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Antibacterial soaps have long been favored by consumers as the result of marketing. According research by the Centers for Disease Control and Prevention, people buy antibacterial soaps because of a perceived protection offered to the user. Although many people find security in antibacterial soaps, research by the CDC found that the antibiotic found in such soap was no better at killing germs than regular hand soaps.
The most widely found effect of antibacterial soap is dry skin. In fact, the American Skin Association advises people with dry skin to avoid antibacterial soap. The powerful antibiotic agent in the soap, triclosan, strips the skin of its hydrating oils. Results can vary, ranging from mild itching and redness to irritation and flaking.
Research shows that antibacterial soap can change the hormonal makeup of human and animal cells in laboratory tests. University of California, Davis scientists found that triclosan "increased gene expression that is normally regulated by testosterone," and caused glands that rely on testosterone, including the prostate, to grow larger. As a result, the scientists concluded that antibacterial soap is an endocrine-disrupting substance.
One of the skin's functions is to release and absorb various chemicals and substances. A Food and Drug Administration survey reported in the Los Angeles Times notes out of 2,517 participants of a urine study, 75 percent tested positive for triclosan. The FDA is unsure of triclosan's impact on internal organs, but laboratory animal tests show distortions in thyroid hormones. Infertility was also evident, as levels of testosterone and estrogen in the body were diminished. In 2010, the FDA announced a formal inquiry on the safety of triclosan. Research published in 2012 in "Environmental Science and Pollution Research" raised similar safety concerns, and also noted that the use of triclosan in soap could lead to resistant strains of bacteria.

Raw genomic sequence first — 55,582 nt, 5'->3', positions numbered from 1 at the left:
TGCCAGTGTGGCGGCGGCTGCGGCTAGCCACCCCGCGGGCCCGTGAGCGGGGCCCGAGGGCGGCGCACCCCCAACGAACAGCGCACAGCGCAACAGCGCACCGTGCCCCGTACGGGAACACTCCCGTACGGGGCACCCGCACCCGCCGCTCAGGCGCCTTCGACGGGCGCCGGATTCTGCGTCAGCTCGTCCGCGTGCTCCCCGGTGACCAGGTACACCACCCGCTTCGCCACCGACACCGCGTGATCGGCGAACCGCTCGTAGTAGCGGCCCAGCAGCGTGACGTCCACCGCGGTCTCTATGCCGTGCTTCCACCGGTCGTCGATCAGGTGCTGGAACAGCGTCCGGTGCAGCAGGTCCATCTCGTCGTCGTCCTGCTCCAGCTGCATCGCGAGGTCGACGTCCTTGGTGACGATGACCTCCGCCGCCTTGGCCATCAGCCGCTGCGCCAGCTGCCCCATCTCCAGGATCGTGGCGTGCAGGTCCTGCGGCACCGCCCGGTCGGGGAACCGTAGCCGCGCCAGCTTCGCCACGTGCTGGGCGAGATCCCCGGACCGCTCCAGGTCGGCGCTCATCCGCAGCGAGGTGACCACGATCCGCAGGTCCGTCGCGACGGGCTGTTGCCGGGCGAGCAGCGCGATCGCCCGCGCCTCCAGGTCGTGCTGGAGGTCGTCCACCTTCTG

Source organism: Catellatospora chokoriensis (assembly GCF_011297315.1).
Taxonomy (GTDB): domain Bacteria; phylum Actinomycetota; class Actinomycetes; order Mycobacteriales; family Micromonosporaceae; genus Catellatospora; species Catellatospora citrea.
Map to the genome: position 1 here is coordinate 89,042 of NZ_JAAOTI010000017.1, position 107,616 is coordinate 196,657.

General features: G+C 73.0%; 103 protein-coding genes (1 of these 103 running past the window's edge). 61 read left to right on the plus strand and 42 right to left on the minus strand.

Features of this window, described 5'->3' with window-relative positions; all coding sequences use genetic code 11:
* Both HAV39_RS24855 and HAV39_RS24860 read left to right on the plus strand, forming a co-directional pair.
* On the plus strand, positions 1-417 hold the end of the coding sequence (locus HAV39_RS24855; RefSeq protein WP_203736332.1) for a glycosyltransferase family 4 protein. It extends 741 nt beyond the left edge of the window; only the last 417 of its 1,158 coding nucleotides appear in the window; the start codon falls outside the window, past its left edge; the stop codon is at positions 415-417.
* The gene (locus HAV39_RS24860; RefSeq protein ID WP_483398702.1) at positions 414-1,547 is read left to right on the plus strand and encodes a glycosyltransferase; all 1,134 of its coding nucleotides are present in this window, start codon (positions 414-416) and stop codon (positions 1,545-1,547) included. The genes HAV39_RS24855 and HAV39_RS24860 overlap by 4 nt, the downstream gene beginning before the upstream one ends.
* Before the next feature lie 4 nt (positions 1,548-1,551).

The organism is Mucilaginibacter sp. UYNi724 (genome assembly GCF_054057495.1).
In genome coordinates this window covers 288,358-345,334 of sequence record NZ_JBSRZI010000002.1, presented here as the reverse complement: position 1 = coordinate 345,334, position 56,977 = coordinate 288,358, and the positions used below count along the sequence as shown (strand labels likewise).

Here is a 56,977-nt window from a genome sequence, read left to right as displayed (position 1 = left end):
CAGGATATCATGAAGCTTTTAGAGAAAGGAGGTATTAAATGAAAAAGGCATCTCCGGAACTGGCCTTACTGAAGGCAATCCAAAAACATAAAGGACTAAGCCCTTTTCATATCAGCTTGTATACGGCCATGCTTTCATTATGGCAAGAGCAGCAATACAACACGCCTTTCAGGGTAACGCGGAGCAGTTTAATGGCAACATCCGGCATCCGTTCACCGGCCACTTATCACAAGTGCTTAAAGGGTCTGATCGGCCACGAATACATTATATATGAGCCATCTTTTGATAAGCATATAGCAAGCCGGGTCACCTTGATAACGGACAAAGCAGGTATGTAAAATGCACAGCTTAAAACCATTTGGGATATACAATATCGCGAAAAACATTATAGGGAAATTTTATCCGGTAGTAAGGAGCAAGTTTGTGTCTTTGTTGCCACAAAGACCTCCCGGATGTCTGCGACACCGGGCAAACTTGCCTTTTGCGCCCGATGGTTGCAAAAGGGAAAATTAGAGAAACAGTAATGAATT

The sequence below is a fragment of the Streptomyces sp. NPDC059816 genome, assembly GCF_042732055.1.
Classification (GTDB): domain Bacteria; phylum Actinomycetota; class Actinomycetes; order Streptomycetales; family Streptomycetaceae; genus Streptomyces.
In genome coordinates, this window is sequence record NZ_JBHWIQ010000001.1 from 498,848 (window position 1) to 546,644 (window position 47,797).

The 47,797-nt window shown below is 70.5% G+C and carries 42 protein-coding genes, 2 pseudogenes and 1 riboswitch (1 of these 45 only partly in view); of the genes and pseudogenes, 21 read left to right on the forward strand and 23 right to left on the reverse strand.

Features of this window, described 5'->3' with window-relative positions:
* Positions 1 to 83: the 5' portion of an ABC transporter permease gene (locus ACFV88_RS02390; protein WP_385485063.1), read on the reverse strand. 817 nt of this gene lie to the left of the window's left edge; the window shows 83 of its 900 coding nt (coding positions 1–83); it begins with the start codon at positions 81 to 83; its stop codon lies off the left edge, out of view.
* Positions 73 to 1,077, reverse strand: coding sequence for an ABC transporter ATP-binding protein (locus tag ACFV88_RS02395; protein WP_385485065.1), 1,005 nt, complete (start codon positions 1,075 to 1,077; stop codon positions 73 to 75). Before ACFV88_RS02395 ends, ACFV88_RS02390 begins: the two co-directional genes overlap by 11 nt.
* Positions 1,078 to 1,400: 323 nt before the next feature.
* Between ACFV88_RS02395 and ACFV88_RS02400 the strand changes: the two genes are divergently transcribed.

No Effect Whatsoever
A growing body of evidence shows that antibacterial soaps are no better at killing germs than regular soaps. An FDA Consumer Update also published on April 8, 2010, reported that there was no "evidence that triclosan in antibacterial soaps and body washes provides any benefit" when compared to soaps that do not carry an antibacterial label.
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- Centers for Disease Control and Prevention: Antibacterial Household Products
- U.S. Food and Drug Administration: Triclosan Consumer Update
- PubMed.gov: Lancet: Effect of Hand Washing on Child Health; S.P. Luby, et al.; July 16-22, 2005
- ScienceDaily: Antibacterial Chemical Disrupts Hormone Activities, Study Finds
- Los Angeles Times; FDA Is Reviewing the Use of Antibacterial Products Containing Triclosan; Jill Adams; April 19, 2010
- Environmental Science and Pollution Research: Occurrence and Toxicity of Antimicrobial Triclosan and By-products in the Environment
Jared Paventi is the communications director for a disease-related nonprofit in the Northeast. He holds a master's degree from Syracuse University's S.I. Newhouse School of Public Communication and a bachelor's degree from St. Bonaventure University. He also writes a food appreciation blog: Al Dente.
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